On my recent blog post, I received an interesting comment from John L. Knight, who said:
I think there is no such thing as an atheist. By default, people set them self up as deity…without even knowing it. Anyone who think they are in control of their destiny is claiming self sovereignty…to be a god.
This is another one of those atheist myths that needs to be opposed at every opportunity. Thanks John for providing that opportunity, and I will do my best to address your statement. Hopefully, it will help you understand atheism a bit better so that you can engage them in meaningful dialogue in the future.
I find that theists often try to change or water down the meaning of a word so they can accuse atheists of something that isn’t true. This is one of those times. In order to accuse an atheist of worshiping themselves, you have to bend the meaning of the word ‘worship’ to a horrendous degree.
So here is the actual definition of the word:
: the act of showing respect and love for a god especially by praying with other people who believe in the same god : the act of worshipping God or a god
: excessive admiration for someone
The first one is clearly not true. An atheist doesn’t believe in God(s) so showing respect or love for such a being would be out of the question. The second definition would mean that all atheists would have to show excessive admiration for themselves, which is patently absurd. I’m sure there are some atheists who have an undeserved high opinion of themselves, but this number would be small. As an atheist myself, I can assure you that I don’t have excessive admiration for myself. I don’t loathe myself but I definitely know I have faults and weaknesses, just like anyone else.
Also, atheism is merely a lack of belief in a deity. To say that one must worship something is incorrect. I can only surmise that it’s because some theists can’t imagine a person who doesn’t need to say magic rituals or believe in an invisible deity to feel worth in this life. Basically, John is making the assumption that all people must worship a God of some type (like John himself) and if they don’t, then they must replace that with something else – such as worshiping themselves.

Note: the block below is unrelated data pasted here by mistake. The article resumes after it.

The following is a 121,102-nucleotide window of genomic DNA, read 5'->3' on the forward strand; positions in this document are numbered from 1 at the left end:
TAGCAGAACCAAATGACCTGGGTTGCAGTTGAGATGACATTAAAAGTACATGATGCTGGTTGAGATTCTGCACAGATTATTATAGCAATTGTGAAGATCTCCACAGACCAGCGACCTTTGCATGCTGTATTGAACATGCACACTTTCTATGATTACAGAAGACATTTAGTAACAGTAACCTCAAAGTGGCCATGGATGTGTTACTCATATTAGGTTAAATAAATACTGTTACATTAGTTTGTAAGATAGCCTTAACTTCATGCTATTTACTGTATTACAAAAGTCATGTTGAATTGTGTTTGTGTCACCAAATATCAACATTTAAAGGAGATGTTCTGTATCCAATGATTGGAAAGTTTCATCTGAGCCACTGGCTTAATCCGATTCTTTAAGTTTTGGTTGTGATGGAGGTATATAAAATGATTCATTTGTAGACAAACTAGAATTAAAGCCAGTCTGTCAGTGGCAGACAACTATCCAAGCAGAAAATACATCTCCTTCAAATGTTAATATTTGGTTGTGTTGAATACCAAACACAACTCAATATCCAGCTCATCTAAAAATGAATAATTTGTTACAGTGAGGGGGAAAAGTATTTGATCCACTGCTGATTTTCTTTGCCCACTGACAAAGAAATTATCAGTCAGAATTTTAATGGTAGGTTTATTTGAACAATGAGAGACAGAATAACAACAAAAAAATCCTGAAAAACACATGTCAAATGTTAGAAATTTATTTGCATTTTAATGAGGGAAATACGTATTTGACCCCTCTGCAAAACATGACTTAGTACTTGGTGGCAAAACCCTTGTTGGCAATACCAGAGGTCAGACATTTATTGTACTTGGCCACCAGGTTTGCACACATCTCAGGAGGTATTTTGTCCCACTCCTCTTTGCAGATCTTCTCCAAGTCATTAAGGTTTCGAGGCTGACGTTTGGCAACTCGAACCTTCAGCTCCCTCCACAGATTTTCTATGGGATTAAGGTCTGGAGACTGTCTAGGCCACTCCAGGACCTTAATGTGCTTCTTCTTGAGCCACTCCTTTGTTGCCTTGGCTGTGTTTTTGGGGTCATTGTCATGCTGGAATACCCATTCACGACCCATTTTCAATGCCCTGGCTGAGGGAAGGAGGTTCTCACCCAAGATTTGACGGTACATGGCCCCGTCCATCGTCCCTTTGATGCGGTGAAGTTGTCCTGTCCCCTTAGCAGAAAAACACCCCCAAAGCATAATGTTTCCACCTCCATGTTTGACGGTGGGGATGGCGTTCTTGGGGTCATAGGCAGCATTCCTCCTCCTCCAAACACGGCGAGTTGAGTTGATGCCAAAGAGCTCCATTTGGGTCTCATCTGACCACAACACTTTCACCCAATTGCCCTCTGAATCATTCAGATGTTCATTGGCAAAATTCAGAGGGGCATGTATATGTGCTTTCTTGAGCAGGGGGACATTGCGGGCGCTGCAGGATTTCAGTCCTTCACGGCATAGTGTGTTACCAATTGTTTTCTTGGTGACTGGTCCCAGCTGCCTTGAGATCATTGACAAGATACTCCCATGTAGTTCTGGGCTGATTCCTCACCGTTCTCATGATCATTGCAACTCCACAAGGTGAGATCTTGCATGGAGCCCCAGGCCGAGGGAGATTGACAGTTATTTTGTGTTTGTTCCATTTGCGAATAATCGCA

Funny, I still don’t have a shrine to myself. I don’t sing hymns to myself. I don’t pray to myself. There is no book of ‘Mike’ with dogma laid out for myself. I don’t see any monuments erected on courthouse lawns proclaiming the Ten Mike-isms to the world. I’m still waiting for a country to inscribe ‘In Mike We Trust’ on their money, but I don’t see that happening any time soon. I’m fairly certain I don’t worship myself and that no one else worships me, and I’m fine with that. I think worship is highly overrated and completely unnecessary.
To make the claim that ‘by default people set themselves up as a deity’, even calls into question what John considers a deity. Does he think being human qualifies someone as a deity? Does he think all atheists view themselves as infallible? Does he think all atheists have magic powers and can walk on water?
To make such a claim, John either has a weird idea of what constitutes a deity worthy of worship, or he is simply parroting something he’s been taught to regurgitate, every time he’s faced with atheism.
John claims that simply thinking you’re in control of your destiny, somehow means you’re claiming self-sovereignty.
Personally, I don’t think I’m totally in control. For example, I might have every intention of going to the gym in five minutes. I get up from this computer desk, grab my gym clothes, walk outside and get hit by a car in the parking lot. I certainly didn’t ask to be run over. I don’t think I have god-like powers that would allow me to teleport the hell out of there. I wouldn’t say I’m in control, either. There are some things within our ability to control and many things that fall outside of that ability.
In order to claim that atheists worship themselves, John must stretch and redefine words. He must make the word ‘worship’ nearly meaningless, and ironically, even cheapen the word he uses to describe how he shows his adoration for his own deity.
Finally, atheists clearly exist, John. We’re not going away. Not everyone feels the need to get on their knees to an invisible deity. We’re happy saying, ‘I don’t know’, when faced with something we have no possible way of knowing.